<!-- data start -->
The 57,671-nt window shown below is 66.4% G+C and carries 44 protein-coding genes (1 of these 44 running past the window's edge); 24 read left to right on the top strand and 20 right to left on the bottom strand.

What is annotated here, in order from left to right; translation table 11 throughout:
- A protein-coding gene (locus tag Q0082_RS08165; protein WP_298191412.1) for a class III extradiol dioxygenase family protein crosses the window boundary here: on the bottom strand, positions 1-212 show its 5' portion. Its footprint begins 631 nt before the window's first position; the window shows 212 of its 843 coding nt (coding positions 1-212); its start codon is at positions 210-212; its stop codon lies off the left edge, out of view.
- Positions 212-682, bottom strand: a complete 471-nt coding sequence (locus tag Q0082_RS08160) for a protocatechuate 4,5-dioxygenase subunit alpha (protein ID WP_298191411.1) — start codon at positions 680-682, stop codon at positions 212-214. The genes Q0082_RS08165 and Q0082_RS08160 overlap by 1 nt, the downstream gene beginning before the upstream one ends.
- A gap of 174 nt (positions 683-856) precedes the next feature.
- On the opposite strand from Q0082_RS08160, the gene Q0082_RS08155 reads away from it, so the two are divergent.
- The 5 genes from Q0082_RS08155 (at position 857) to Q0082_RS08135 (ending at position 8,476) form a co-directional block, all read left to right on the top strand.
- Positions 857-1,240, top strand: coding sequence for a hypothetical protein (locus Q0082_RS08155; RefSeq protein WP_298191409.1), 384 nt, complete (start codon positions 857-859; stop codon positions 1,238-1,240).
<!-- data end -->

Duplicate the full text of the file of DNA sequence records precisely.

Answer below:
The 57,671-nt window shown below is 66.4% G+C and carries 44 protein-coding genes (1 of these 44 running past the window's edge); 24 read left to right on the top strand and 20 right to left on the bottom strand.

What is annotated here, in order from left to right; translation table 11 throughout:
- A protein-coding gene (locus tag Q0082_RS08165; protein WP_298191412.1) for a class III extradiol dioxygenase family protein crosses the window boundary here: on the bottom strand, positions 1-212 show its 5' portion. Its footprint begins 631 nt before the window's first position; the window shows 212 of its 843 coding nt (coding positions 1-212); its start codon is at positions 210-212; its stop codon lies off the left edge, out of view.
- Positions 212-682, bottom strand: a complete 471-nt coding sequence (locus tag Q0082_RS08160) for a protocatechuate 4,5-dioxygenase subunit alpha (protein ID WP_298191411.1) — start codon at positions 680-682, stop codon at positions 212-214. The genes Q0082_RS08165 and Q0082_RS08160 overlap by 1 nt, the downstream gene beginning before the upstream one ends.
- A gap of 174 nt (positions 683-856) precedes the next feature.
- On the opposite strand from Q0082_RS08160, the gene Q0082_RS08155 reads away from it, so the two are divergent.
- The 5 genes from Q0082_RS08155 (at position 857) to Q0082_RS08135 (ending at position 8,476) form a co-directional block, all read left to right on the top strand.
- Positions 857-1,240, top strand: coding sequence for a hypothetical protein (locus Q0082_RS08155; RefSeq protein WP_298191409.1), 384 nt, complete (start codon positions 857-859; stop codon positions 1,238-1,240).